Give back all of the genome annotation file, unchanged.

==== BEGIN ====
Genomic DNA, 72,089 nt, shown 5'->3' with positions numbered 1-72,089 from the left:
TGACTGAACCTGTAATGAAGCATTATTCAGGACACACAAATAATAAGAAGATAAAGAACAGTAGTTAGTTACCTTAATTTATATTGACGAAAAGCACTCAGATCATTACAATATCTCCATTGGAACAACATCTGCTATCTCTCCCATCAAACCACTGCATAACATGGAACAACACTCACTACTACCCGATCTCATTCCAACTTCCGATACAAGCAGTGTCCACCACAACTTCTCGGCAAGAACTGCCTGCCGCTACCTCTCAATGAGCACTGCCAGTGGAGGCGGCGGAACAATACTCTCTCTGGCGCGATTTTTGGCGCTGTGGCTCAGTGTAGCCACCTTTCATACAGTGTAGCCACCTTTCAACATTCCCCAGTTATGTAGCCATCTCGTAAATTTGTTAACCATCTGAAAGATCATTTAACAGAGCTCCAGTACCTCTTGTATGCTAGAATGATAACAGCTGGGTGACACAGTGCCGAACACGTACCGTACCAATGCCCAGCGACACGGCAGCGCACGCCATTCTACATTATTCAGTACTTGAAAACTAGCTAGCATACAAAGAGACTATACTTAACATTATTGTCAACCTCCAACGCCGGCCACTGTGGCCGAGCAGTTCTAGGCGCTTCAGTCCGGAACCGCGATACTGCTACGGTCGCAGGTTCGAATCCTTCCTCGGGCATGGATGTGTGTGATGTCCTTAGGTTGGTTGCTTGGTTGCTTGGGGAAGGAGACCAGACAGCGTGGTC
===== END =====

Genomic DNA, 72,089 nt, shown 5'->3' with positions numbered 1-72,089 from the left:
TGACTGAACCTGTAATGAAGCATTATTCAGGACACACAAATAATAAGAAGATAAAGAACAGTAGTTAGTTACCTTAATTTATATTGACGAAAAGCACTCAGATCATTACAATATCTCCATTGGAACAACATCTGCTATCTCTCCCATCAAACCACTGCATAACATGGAACAACACTCACTACTACCCGATCTCATTCCAACTTCCGATACAAGCAGTGTCCACCACAACTTCTCGGCAAGAACTGCCTGCCGCTACCTCTCAATGAGCACTGCCAGTGGAGGCGGCGGAACAATACTCTCTCTGGCGCGATTTTTGGCGCTGTGGCTCAGTGTAGCCACCTTTCATACAGTGTAGCCACCTTTCAACATTCCCCAGTTATGTAGCCATCTCGTAAATTTGTTAACCATCTGAAAGATCATTTAACAGAGCTCCAGTACCTCTTGTATGCTAGAATGATAACAGCTGGGTGACACAGTGCCGAACACGTACCGTACCAATGCCCAGCGACACGGCAGCGCACGCCATTCTACATTATTCAGTACTTGAAAACTAGCTAGCATACAAAGAGACTATACTTAACATTATTGTCAACCTCCAACGCCGGCCACTGTGGCCGAGCAGTTCTAGGCGCTTCAGTCCGGAACCGCGATACTGCTACGGTCGCAGGTTCGAATCCTTCCTCGGGCATGGATGTGTGTGATGTCCTTAGGTTGGTTGCTTGGTTGCTTGGGGAAGGAGACCAGACAGCGTGGTC